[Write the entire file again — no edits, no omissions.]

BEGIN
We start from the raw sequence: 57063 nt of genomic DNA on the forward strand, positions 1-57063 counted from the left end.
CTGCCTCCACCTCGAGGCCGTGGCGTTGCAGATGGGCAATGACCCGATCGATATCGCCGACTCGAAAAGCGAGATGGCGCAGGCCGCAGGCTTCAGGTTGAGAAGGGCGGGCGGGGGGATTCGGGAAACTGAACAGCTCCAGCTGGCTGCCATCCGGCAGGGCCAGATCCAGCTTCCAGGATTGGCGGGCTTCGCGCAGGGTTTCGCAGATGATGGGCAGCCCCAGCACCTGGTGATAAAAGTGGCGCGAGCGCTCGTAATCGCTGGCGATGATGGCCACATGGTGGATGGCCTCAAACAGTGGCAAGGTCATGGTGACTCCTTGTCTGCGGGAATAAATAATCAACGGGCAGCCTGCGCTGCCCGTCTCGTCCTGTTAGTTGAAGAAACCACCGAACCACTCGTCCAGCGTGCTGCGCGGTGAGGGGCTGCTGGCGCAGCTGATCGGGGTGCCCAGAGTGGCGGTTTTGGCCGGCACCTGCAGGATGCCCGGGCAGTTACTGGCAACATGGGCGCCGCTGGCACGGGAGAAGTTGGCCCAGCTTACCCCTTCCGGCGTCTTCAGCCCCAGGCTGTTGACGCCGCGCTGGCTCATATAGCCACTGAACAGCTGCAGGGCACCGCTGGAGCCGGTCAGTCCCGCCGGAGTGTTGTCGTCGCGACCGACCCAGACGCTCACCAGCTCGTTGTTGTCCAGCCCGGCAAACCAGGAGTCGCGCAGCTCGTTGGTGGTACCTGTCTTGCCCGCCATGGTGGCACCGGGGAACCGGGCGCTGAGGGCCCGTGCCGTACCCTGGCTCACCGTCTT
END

We start from the raw sequence: 57063 nt of genomic DNA on the forward strand, positions 1-57063 counted from the left end.
CTGCCTCCACCTCGAGGCCGTGGCGTTGCAGATGGGCAATGACCCGATCGATATCGCCGACTCGAAAAGCGAGATGGCGCAGGCCGCAGGCTTCAGGTTGAGAAGGGCGGGCGGGGGGATTCGGGAAACTGAACAGCTCCAGCTGGCTGCCATCCGGCAGGGCCAGATCCAGCTTCCAGGATTGGCGGGCTTCGCGCAGGGTTTCGCAGATGATGGGCAGCCCCAGCACCTGGTGATAAAAGTGGCGCGAGCGCTCGTAATCGCTGGCGATGATGGCCACATGGTGGATGGCCTCAAACAGTGGCAAGGTCATGGTGACTCCTTGTCTGCGGGAATAAATAATCAACGGGCAGCCTGCGCTGCCCGTCTCGTCCTGTTAGTTGAAGAAACCACCGAACCACTCGTCCAGCGTGCTGCGCGGTGAGGGGCTGCTGGCGCAGCTGATCGGGGTGCCCAGAGTGGCGGTTTTGGCCGGCACCTGCAGGATGCCCGGGCAGTTACTGGCAACATGGGCGCCGCTGGCACGGGAGAAGTTGGCCCAGCTTACCCCTTCCGGCGTCTTCAGCCCCAGGCTGTTGACGCCGCGCTGGCTCATATAGCCACTGAACAGCTGCAGGGCACCGCTGGAGCCGGTCAGTCCCGCCGGAGTGTTGTCGTCGCGACCGACCCAGACGCTCACCAGCTCGTTGTTGTCCAGCCCGGCAAACCAGGAGTCGCGCAGCTCGTTGGTGGTACCTGTCTTGCCCGCCATGGTGGCACCGGGGAACCGGGCGCTGAGGGCCCGTGCCGTACCCTGGCTCACCGTCTT